Remap ls to honor .hidden files

I wrote this code in my .bashrc to remap ls to honor .hidden files. I'm pretty new to shell/bash scripting, so I feel like this is not the most performant way to handle this, and it has some limitations. I would appreciate any suggestions regarding performance improvements, limitation reduction, or common best practices for shell/bash scripting (or improving my post since I'm new to the StackExchange network).

# File names in .hidden files are ignored by ls
# NOTES: Not tolerant of empty lines (or lines with only whitespace) in the .hidden file(s)
#    If any argument doesn't begin with a '-', this assumes it's a file argument
#    If you pass multiple folders, it will essentially concatenate the .hidden files and ignore all files matching any of those names (so if you have a file name TEST in two folders, but only have TEST in the .hidden file of one folder, calling ls on both folders won't show either TEST file)
#    It does honor the -a flag
#    I don't know if there's a limit on total number of flags or total command length, but if there is, this may surpass it depending on the number of file names in the .hidden file
ls () {
DEFAULT_ARGS="--color=auto" # Here, because I want colors (and you can't have a function and an alias with the same name)
ALL=false
A=0
F=0
I=0
declare -a ARGS
declare -a FILES
declare -a IGNORE
for a in $@ do if [[$a =~ ^-(a|[^-]+a) ]]; then # If the -a flag is present
ALL=true
break
fi
if [[ $a =~ ^[^-].* ]]; then # If the argument doesn't start with '-', add it to the Files array FILES[$F]=$a ((F++)) else # Otherwise add it to the Args array ARGS[$A]=$a ((A++)) fi done if$ALL; then
command ls ${DEFAULT_ARGS}${@}
return
else
if [ ${#FILES[@]} -eq 0 ]; then # If no files/directories are present, explicitly add the implied . FILES[$F]="."
fi
for f in ${FILES[*]} do if [ -f "${f}/.hidden" ]; then # Read the .hidden file, if present, and generate the -I flags
IGNORE[$I]=$(awk '{print "-I " $0}' "${f}/.hidden" | tr "\n" " ")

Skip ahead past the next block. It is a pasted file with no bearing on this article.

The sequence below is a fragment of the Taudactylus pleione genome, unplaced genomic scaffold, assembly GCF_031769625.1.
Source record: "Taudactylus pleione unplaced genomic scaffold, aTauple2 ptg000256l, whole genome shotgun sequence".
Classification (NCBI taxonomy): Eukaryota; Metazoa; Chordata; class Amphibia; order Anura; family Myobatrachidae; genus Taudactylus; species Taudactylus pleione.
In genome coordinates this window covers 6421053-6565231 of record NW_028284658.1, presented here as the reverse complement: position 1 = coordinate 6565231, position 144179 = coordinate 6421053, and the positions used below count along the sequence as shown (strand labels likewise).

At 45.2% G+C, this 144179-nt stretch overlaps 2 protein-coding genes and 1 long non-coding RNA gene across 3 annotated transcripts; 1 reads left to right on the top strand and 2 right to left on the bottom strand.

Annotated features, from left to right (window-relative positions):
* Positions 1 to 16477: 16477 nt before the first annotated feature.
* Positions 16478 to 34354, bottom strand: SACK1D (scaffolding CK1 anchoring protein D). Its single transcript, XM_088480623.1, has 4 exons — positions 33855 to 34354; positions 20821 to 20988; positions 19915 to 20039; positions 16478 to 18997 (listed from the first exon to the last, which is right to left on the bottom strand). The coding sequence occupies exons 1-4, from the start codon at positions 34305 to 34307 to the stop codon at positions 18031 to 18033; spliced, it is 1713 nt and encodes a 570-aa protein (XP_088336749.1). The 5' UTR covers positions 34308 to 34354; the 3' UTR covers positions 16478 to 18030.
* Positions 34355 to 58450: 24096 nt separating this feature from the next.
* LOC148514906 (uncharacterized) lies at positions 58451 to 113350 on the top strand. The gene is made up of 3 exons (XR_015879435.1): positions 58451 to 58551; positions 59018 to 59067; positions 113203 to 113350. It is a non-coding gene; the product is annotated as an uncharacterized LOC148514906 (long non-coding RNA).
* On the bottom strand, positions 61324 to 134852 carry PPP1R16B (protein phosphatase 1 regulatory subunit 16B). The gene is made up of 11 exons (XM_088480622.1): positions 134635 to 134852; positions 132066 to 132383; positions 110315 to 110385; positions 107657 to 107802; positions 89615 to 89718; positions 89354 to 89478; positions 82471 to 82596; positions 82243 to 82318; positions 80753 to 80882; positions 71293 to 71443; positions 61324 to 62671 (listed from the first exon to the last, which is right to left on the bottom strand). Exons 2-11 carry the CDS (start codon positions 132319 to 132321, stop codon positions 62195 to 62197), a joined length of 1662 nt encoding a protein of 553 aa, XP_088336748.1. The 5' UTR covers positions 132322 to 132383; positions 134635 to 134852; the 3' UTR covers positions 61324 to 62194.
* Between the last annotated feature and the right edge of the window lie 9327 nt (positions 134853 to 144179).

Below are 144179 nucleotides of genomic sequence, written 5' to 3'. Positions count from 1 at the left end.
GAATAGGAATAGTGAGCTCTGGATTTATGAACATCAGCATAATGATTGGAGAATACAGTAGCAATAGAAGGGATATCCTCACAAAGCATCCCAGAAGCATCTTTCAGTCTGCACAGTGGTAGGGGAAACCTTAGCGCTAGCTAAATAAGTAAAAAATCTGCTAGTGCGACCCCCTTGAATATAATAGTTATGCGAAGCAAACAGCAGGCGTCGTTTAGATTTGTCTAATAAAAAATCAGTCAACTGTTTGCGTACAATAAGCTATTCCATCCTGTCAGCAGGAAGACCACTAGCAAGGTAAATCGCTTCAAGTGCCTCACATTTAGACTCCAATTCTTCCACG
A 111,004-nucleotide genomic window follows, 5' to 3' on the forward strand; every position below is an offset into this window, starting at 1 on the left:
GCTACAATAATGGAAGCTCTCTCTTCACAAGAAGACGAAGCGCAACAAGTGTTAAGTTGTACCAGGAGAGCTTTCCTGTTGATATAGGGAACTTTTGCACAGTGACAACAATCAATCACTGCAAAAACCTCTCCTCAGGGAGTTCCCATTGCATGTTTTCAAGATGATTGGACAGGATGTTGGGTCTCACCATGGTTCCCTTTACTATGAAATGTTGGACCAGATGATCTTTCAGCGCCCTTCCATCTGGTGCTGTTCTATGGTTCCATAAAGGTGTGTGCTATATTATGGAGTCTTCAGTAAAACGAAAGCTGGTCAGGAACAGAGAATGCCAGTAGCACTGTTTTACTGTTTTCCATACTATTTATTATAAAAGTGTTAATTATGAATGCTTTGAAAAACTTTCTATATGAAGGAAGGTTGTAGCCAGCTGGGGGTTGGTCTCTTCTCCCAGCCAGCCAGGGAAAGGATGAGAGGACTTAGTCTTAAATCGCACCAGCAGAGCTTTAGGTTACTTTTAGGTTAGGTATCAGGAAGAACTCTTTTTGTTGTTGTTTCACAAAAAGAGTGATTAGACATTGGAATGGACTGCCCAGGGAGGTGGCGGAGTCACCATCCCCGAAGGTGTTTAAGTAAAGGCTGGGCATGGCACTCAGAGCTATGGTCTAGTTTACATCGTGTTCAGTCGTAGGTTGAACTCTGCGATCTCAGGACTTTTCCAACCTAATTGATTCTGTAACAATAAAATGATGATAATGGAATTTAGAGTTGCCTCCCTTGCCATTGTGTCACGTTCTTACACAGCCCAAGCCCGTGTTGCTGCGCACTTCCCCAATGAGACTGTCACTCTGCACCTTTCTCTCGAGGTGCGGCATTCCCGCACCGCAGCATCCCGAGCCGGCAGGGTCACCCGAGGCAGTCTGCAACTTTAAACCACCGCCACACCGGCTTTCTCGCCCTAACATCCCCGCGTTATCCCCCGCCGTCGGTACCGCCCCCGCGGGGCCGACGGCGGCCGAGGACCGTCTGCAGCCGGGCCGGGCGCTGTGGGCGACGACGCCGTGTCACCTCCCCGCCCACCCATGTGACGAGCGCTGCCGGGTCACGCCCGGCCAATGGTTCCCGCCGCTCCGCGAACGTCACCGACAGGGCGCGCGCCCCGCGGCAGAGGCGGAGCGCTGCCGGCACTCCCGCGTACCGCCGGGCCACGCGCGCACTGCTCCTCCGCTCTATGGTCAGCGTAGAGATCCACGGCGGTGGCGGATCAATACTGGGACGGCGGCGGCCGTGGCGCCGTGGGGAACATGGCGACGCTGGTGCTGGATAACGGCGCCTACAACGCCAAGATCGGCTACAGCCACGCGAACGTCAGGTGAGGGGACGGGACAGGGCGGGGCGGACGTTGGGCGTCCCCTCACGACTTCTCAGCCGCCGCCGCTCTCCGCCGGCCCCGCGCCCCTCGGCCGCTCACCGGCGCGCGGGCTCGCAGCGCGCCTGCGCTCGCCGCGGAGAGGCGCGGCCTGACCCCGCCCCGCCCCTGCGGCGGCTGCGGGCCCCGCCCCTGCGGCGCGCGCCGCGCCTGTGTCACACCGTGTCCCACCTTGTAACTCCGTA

((I++))
fi
done
command ls ${DEFAULT_ARGS}${ARGS[*]} ${IGNORE[*]}${FILES[*]}
return
fi
}


Note: A .hidden file is a file (named .hidden) containing a list of file names from the same directory that should be treated as if they begin with a '.'

1 Answer

Some suggestions:

• Upper case names are by convention reserved for exported variables.
• Use More Quotes™, especially around $@ • Use arrays for constructing commands • Variables are by default declared in the global scope. It would be better to declare the variables in the function local. • Use getopt to parse options - the default pattern is a bit wonky but it's easier to deal with for complex cases. • You can use readarray to read .hidden into an array in a single command. • The returns are redundant. • in$@, or more correctly in "$@", is redundant. for argument does the same thing. • You don't need semicolons if you put then on the next line like you already do with do. • You shouldn't have to use index variables. For example, both times $F is used you can instead use FILES[${#FILES[@]}]=… • $* and its accomplice ${name[*]} split every argument on $IFS, and is therefore extremely rarely useful. Use $@ and ${name[@]} instead.
• Thanks! Also, that wiki looks like it'll be a incredibly useful resource. Thanks for sharing that. – UrsineRaven Jul 1 at 16:06